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Gonzalez Letting It Go In Arizona
by Jack Magruder
PEORIA, Ariz.--Almost 10 months after having right wrist surgery, Adrian Gonzalez' wrist appears right again.
Because of that, the first player taken in the 2000 draft has returned to attack mode at the plate, making an effort to drive the ball to the gaps in the Arizona Fall League after a summer spent nursing his wrist back to health.
Early returns are promising. Gonzalez singled and scored the only run in the Peoria Saguaros' Opening Day victory, then hit a grand slam in the second game of the season before taking two days off to participate in his brother's wedding in Southern California.
"Knowing that my wrist is good, I can go ahead and let it go," said Gonzalez, who had surgery to repair a hairline tear in a wrist tendon in December after being hit by a pitch late in the 2002 season.
"I don't have fear of letting it go. I don't have to baby it even if I am 2-0 (in the count). I got to a point this summer when I started just trying to get base hits up the middle even when I was 2-0, 3-1, in hitting counts.
"Most guys, when they get to those counts, they really let it go and try to drive the ball. I wasn't trying to drive the ball. But it helped me a lot, because it is easy to do that. It's easy to get your base hits up the middle with a 2-0 count. At times, I would see that pitch and think if I was feeling good, I could have really turned on it. It taught me patience in myself this year."
Gonzalez got a late start in spring training because of the surgery and spent the first several weeks of the season in extended spring training. When he finally reported to Triple-A Albuquerque, he hit .216-1-18 in 139 at-bats before being sent to Double-A Carolina in late May.
"My wrist was just stiff and very painful," he said. "Every time I took a swing I felt something crackle in there, scar tissue. Just knowing that your wrist isn't good, you kind of baby it. You don't want to let go."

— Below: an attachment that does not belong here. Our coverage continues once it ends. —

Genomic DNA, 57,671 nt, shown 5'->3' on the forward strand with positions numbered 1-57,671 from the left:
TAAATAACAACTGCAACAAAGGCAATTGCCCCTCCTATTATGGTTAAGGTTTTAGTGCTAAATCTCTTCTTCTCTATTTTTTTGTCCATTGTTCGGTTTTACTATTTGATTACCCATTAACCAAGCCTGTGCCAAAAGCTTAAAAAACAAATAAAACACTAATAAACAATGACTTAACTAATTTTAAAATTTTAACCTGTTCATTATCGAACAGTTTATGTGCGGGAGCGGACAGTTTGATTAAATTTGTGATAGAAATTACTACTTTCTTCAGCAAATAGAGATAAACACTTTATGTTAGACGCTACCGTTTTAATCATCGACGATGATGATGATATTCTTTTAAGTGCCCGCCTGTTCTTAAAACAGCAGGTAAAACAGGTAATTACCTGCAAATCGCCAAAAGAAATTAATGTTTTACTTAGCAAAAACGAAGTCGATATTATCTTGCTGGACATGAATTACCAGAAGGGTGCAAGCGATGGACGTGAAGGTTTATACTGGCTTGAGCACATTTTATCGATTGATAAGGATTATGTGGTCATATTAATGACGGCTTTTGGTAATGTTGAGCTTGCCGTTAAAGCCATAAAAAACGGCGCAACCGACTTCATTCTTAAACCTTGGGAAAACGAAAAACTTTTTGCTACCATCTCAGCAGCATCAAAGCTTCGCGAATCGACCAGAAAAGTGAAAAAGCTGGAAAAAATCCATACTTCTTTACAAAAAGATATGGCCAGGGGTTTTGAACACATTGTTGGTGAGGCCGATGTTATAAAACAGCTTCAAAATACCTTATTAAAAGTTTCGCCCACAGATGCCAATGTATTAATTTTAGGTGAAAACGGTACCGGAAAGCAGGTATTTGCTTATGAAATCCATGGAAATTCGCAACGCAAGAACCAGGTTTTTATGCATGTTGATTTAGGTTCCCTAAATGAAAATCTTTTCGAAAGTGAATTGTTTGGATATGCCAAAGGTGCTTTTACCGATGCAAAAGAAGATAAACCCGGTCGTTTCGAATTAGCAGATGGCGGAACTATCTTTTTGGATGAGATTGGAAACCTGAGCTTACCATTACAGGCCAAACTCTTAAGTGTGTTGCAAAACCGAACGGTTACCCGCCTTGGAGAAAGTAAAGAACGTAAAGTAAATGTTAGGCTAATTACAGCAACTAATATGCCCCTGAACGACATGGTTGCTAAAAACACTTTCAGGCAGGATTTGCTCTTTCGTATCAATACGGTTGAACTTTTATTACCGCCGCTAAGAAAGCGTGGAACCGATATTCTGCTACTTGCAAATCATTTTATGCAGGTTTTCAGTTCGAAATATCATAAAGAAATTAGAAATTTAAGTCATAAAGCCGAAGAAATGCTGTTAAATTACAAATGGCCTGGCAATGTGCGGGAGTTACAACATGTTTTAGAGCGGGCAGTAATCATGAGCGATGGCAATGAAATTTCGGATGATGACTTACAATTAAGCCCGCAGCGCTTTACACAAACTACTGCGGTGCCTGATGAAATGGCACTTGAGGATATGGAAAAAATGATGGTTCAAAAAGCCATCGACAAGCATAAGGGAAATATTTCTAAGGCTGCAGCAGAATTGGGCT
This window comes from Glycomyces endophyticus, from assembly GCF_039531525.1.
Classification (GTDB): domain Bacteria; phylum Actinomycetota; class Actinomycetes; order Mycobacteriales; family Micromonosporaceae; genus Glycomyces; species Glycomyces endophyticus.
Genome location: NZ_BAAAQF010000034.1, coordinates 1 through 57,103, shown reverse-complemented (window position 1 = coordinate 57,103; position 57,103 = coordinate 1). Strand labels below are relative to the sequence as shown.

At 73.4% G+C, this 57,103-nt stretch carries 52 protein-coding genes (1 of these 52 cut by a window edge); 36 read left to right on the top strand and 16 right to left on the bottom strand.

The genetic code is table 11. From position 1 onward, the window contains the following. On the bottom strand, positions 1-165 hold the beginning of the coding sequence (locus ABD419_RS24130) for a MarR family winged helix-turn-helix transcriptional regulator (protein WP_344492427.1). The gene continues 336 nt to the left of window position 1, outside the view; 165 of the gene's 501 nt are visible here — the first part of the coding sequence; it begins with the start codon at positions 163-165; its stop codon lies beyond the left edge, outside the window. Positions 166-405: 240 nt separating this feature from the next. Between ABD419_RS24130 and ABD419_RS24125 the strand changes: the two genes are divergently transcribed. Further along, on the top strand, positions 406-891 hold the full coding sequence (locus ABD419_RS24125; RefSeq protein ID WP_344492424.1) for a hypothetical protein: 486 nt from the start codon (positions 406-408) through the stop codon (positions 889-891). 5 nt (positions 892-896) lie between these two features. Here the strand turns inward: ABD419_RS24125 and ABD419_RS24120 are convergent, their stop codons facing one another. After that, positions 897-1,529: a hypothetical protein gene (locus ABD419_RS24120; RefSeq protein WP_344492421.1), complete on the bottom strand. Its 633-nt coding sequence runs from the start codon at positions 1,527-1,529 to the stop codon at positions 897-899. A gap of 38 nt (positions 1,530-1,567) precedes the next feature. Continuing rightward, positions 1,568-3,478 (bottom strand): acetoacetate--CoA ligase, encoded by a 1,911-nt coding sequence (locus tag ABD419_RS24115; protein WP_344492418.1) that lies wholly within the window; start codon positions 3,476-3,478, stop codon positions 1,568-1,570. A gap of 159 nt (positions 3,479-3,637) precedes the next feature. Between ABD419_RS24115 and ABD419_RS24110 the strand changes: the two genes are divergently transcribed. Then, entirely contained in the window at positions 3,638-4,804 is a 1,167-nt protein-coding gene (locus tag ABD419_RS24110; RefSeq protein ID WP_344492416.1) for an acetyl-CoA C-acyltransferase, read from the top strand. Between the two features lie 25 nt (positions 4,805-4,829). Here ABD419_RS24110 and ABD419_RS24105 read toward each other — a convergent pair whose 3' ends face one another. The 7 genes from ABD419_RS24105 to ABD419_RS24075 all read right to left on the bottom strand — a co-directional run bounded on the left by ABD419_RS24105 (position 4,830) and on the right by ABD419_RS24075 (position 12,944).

Gonzalez changed his approach in the Southern League. Instead of trying to turn on balls, he just tried to line singles back through the middle. It worked as he hit .307-1-16 in 137 at-bats.
"I said I'm just going to put the bat on the ball, even if my bat speed was not 100 percent," he said. "At least I'll get some hits and hit for average and not worry about the home runs. I started doing that and my average came around, but I didn't have power numbers or anything."
Just as Gonzalez started to get comfortable with his wrist and his Mudcats teammates, he was sent to the Rangers on July 11 along with Ryan Snare and Will Smith in the Ugueth Urbina deal. Gonzalez said the trade didn't surprise him, because he had heard his name mentioned as far back as the winter meetings in potential deals with the Expos and Red Sox. The Marlins had first baseman in the system in Jason Stokes, who scouts feel will produce more power than Gonzalez. In a unique twist of fate, both first basemen are playing for the Saguaros this fall.